Doing nothing is doing something. Doing nothing is doing something. Words that make perfect sense at face value, but (much) easier said than done.
Wit, sarcasm and nuance are a central part of my DNA, but have felt none of it for the past two weeks. If you’re looking for the usual outlay of that sort of thing, let me establish proper expectations.
Nothing to see here….Move along.
That phrase, “You just never fully know what others are going through” has new meaning for me right now.
Before anyone reaches any incorrect conclusions, Lynn and I are fine and the motorhome is a typical house on wheels with more problems and surprises than should reasonably be expected by rational people.
When we last left off three weeks ago, Lynn and I were in the Upstate of South Carolina, waiting for hurricane season to simmer down. Four different issues relating to the entrance door area lead to a phone call to Newmar, which lead to the Newmar rep exclaiming that no dealer in the country could truly diagnose and correct this potentially serious issue. So, we pointed Julie North to Indiana and drove fourteen hours in two days back to the factory.
Nappanee Indiana – We hate to go there….but then we hate to leave. We experienced a true American small town parade and festival, got to experience “Amish Crack” (an amazing apple filled powdered doughnut), Lynn got to pose in a front yard filled with mannequins (and their “husband”) and learned two new card games, one an Amish game called Dutch Blitz. A bunch of issues were corrected and some remain. Oh, and we were at the factory when the news broke that Newmar was acquired by Winnebago.
A week later, Julie pointed South and we retraced our route from Indiana, stopping for two nights in both Kentucky and Tennessee before arriving in Hilton Head Island for three nights. In Kentucky, we stayed at the Kentucky Horse Park Campground in Lexington and it was a quiet, well laid out property, a nice respite from the sounds of constant freight train whistles and horse and buggies passing behind our rig in Nappannee.
In Tennessee, we loved Anchors Down Resort, perched above Douglas Lake in the town of Dandridge. We could have stayed here for a month – it was that peaceful – with ink-black skies and visible planets and stars almost down to the horizon. But, as we had to catch up to our original plans, onward we pushed.
From Tennessee, I tackled the road that had caused me much consternation – I-40 from Knoxville to Asheville. It includes a section of approximately thirty steep, twisting miles that I swore never to take Julie on. As a matter of fact, the week prior while heading to Newmar, we added ninety minutes to the trip, avoiding this section and routing North via Johnson City, TN. Well, I sucked it up and drove I-40, repeating to myself in tight turns that people I know are doing much harder things. We got through it unscathed and back to the coastal flat lands of the Carolinas.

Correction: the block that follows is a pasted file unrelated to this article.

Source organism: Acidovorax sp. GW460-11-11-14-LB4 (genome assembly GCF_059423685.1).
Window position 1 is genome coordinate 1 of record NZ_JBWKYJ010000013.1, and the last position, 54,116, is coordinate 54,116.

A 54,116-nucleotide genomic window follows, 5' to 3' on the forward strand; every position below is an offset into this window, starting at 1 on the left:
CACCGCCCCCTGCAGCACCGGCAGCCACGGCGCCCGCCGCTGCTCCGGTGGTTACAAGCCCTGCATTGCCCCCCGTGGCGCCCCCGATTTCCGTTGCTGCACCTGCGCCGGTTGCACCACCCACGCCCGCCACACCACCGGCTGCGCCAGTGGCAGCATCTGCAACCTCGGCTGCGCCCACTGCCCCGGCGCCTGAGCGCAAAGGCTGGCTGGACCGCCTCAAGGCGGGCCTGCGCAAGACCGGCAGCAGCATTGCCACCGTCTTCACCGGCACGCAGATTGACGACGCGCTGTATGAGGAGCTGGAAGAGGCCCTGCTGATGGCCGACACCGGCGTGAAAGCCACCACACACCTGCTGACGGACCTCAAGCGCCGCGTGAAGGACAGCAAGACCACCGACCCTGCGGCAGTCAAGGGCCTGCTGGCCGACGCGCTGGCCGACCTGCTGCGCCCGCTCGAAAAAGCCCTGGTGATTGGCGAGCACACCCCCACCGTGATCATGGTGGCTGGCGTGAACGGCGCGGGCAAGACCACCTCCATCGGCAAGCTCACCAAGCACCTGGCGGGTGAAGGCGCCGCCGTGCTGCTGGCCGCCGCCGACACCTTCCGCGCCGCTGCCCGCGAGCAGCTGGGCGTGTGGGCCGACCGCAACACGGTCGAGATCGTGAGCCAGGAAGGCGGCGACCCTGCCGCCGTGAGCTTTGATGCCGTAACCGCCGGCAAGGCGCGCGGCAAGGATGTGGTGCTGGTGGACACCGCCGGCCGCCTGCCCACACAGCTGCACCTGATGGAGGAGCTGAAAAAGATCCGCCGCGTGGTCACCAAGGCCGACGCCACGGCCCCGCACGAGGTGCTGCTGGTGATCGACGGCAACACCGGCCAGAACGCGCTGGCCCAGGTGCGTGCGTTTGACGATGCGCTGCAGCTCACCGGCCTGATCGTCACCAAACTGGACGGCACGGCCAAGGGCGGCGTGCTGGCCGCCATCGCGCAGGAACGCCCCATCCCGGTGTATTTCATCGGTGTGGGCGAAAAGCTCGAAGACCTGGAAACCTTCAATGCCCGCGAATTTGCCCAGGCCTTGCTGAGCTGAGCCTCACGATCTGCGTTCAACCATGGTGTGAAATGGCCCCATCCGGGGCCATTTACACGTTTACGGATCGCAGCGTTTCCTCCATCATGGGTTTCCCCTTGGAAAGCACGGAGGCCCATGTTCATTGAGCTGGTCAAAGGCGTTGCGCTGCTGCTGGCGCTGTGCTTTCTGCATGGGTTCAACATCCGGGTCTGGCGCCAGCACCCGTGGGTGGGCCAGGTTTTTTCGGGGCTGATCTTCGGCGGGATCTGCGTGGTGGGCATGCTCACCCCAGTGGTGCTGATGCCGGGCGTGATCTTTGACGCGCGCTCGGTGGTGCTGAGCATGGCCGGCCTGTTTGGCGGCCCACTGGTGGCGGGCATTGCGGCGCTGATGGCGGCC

Finding any wit or nuance yet? No…didn’t think so. There’s probably a good show on TV…or perhaps you could do a load of laundry. I won’t feel offended. (OK, that was a bit witty.)
Driving over the bridge from Bluffton, SC into Hilton Head, the island of pretentiousness, I caught a glimpse of the Hilton Garden Inn. Here I stayed for countless dozens of nights when Lynn was still in Massachusetts trying to sell the house and I was running a bottled water company with a branch location on Hilton Head. Sixteen years ago, we’d have never imagined driving back onto Hilton Head, “homeless” and living on the road. Go figure…
This Hilton Head campground has a different take on site selection. Rather than reserving a specific site or a certain type of site…here you show up, borrow a golf cart and then drive around with a plastic cone and drop it, essentially picking any open spot. While it seemed strange at first, we really liked the idea and found an awesome spot under Spanish moss covered trees.
OK, almost done. (Saying that for my benefit, not yours.)
We arrived to Jekyll Island, Georgia yesterday (Sunday, September 29) to attend our first camping rally. One surprise were a set of three unmanned toll booths entering the island. Even if my arms were ten feet long, they’d not have reached the pad where you had to swipe your credit card for the gate to raise. So, in true “@&*$%%# Fire Drill” fashion, Lynn had to jump out of the rig, run in front, pay at the machine and then as the arm raised, jump back into the rig and I had to get sixty feet forward before ripping the gate off. This rally is put on by a group called Xscapers and they call this a “Convergence”. It is focused towards working aged RV’ers, some Fulltimers like us or “Sometimers” as well. This event has about twenty five rigs and more than fifty total people. Some are solo travelers and others couples and families with small kiddos. All of the scheduled events are in the evenings as some people work from their rigs. Activities include rig tours, crabbing and Low Country Boil, pot luck dinners, campfires, a sunset / booze boat cruise and trip turtle rescue center. We have exclusive use of a community center and the organizers kicked off a “Take One / Leave One” beer fridge, which of course we think is a marvelous idea. Last night thirty or so people sat around a campfire, trading stories and drinking beers while someone played the guitar and a jar of North Carolina moonshine was passed around the crowd.
After six months of reduced social interaction living in our rig, my first words to Lynn this morning was, “This extrovert feels overwhelmed.”
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Lynn’s 2 cents – I am so glad to be back on track with our plans. Although damn it is hot here! Being a part of this Xscapers RV community was something I was really looking forward to when we set out. So here we are at our first rally. I can already say it won’t be our last! Looking forward to a super fun week ahead!